There is no singing, no dancing, no lighthouse, and definitely no bill of sale to be found in the otherwise rather gentle and lovely "Pete's Dragon," a modern reimagining of 1977's heartwarming live-action Disney musical. Using the original film's general premise as a jumping-off point but otherwise going in their own direction, writer-director David Lowery (2013's "Ain't Them Bodies Saints
") and co-writer Toby Halbrooks expand upon the past of young orphaned hero Pete while placing him in a different locale (the rugged Pacific Northwest in lieu of the New England coast) and giving him a fresh set of challenges to overcome. The memorable, hum-worthy songs are missed, but this touching family adventure is involving and perceptive enough to fly high in spite of its less melodic throughline.
Six years ago, 10-year-old Pete (Oakes Fegley) was left stranded by himself in the wilderness after a car accident claimed the lives of both his parents. Befriended by a big, green, furry dragon who looks unmistakably like the one in his picture book "Elliot Gets Lost," he learns to otherwise survive on his own. When Pete's path crosses with Millhaven forest ranger Grace (Bryce Dallas Howard), her fiancé Jack (Wes Bentley), and his 11-year-old daughter Natalie (Oona Laurence), he is faced with a tough decision: to trust these kind strangers and rejoin human civilization, or return to the forest to be with a mythical creature Grace will soon discover is very much real. He knows, deep down, which choice is best.
"Pete's Dragon" doesn't have quite the toe-tapping soul and exuberance of its predecessor, but this loose contemporary remake stands on its own and deepens Pete as a character. In the earlier picture, little was learned about him other than that he was an orphan; there was no mention of a family or a history prior to the movie's start. Here, Pete's circumstances and his friendship with Elliot are born out of tragedy and a fortunate chance encounter. No longer a hand-drawn animated fantasy beast come to life, the kind-hearted Elliot exists as a local legend who is anything but fiction; Grace's father, Meacham (Robert Redford), has told stories about coming into contact with the so-called "Millhaven Dragon" ever since she was a child, and the skeptic in her has never believed them. In meeting Pete and growing to care about him, Grace finds herself opening her mind to the possibility that he and her dad have been telling the truth.
Oakes Fegley (2014's "This Is Where I Leave You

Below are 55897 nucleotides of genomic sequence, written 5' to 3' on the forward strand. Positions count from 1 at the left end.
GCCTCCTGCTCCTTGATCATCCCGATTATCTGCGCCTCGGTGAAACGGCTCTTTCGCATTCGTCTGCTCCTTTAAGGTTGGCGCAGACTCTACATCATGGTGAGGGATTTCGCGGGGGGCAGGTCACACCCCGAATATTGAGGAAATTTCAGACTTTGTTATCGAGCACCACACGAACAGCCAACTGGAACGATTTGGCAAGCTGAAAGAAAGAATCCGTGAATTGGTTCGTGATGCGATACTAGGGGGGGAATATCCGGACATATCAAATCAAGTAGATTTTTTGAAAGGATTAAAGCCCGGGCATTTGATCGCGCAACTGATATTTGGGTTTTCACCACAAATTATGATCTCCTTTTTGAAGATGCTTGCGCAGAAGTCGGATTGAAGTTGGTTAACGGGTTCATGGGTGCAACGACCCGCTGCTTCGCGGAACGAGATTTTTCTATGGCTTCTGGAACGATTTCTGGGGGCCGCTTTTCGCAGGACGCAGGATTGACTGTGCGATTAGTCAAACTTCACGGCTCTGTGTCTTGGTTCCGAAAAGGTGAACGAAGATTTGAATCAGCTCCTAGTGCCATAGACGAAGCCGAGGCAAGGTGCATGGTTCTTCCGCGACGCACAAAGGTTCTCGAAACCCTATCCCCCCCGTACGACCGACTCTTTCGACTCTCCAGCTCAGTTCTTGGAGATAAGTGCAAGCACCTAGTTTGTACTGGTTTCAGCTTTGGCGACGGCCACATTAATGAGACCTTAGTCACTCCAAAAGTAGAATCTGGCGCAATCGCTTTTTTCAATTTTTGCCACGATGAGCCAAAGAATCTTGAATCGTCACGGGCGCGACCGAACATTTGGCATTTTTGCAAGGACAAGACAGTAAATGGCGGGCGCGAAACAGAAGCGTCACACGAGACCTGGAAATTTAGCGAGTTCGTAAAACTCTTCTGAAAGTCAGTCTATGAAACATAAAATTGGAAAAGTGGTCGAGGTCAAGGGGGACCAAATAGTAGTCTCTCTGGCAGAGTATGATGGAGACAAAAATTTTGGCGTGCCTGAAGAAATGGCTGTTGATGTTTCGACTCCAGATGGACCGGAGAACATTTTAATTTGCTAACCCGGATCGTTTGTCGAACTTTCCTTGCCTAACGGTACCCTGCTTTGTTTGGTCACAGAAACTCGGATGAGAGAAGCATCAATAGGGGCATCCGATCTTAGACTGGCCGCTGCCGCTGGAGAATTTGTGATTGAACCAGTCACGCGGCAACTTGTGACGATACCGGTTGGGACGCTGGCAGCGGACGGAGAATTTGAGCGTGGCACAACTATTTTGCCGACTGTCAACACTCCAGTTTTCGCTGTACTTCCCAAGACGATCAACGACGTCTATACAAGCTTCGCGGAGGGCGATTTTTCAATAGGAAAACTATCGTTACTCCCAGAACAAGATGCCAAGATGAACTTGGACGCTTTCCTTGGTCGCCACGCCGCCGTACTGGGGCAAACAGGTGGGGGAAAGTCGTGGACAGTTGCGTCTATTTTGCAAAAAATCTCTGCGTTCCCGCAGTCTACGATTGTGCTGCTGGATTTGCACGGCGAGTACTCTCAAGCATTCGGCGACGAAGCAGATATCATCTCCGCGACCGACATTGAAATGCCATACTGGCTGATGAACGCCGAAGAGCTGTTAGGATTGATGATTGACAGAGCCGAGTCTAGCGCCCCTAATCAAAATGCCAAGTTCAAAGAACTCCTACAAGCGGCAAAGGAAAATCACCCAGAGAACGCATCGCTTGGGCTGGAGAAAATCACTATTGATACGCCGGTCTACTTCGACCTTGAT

") is plucky yet unprecocious as Pete, his character's integration into a world still very much alien to him reminding of the remarkable work of Jacob Tremblay in 2015's "Room
." Believable in his vulnerability while possessing the emotional nuance of an experienced actor three times his age, Fegley effectively embodies everything Pete should be. Bryce Dallas Howard (2015's "Jurassic World
") exhibits warmth, patience and tenacity as Grace, even if she disappointingly doesn't get the chance to perform Helen Reddy's Oscar-nominated song "Candle on the Water." Her growing bond with Pete is every bit the story's centerpiece as Pete's relationship with Elliot, and Fegley and Howard find magic in their pairing. Robert Redford (2013's "All Is Lost
") gives the supporting role of Grace's widowed father Meacham a wizened, down-to-earth gravity, his thoughtful bookend narration helping to smooth over the feeling he has been somewhat underused by the script. Oona Laurence (2016's "Bad Moms
") is wonderful as Natalie, who makes the initial discovery of Pete and quickly becomes protective of him like the brother she never had.
Of the central ensemble, Wes Bentley (2016's "Knight of Cups
") and Karl Urban (2016's "Star Trek Beyond
") are the least actualized as lumber company owners and brothers Jack and Gavin. Bentley's chemistry with Howard is a non-starter despite Jack and Grace's intimate involvement, while Urban is forced into the part of a greedy bad guy who sees the dragon as a guaranteed dollar sign. For a time, this subplot involving Urban threatens to steal away the film's endearing touch. It does, however, ramp up the stakes enough for Pete's ultimate decision during the finale to make a more meaningful, poignant imprint.
"Pete's Dragon" is a quality live-action feature conjuring the kind of brazzle-dazzle spell for which Disney is known and cherished. The story is sensitive and well-told, the seamless visual effects allow the viewer to believe the flying, fire-breathing Elliot is real, and the characters are, for the most part, affectionately observed. A soundtrack of folk-rock cuts featuring The Lumineers and St. Vincent provide nice accompaniment, giving the proceedings an earnest, down-home quality. Director David Lowery does not shrink away from shades of darkness and tinges of threat in his story, and he is smart to face them; they only make the picture's warm-hearted beauty and inherent goodness more sweetly earned. Musical numbers or not, "Pete's Dragon" is pretty enchanting.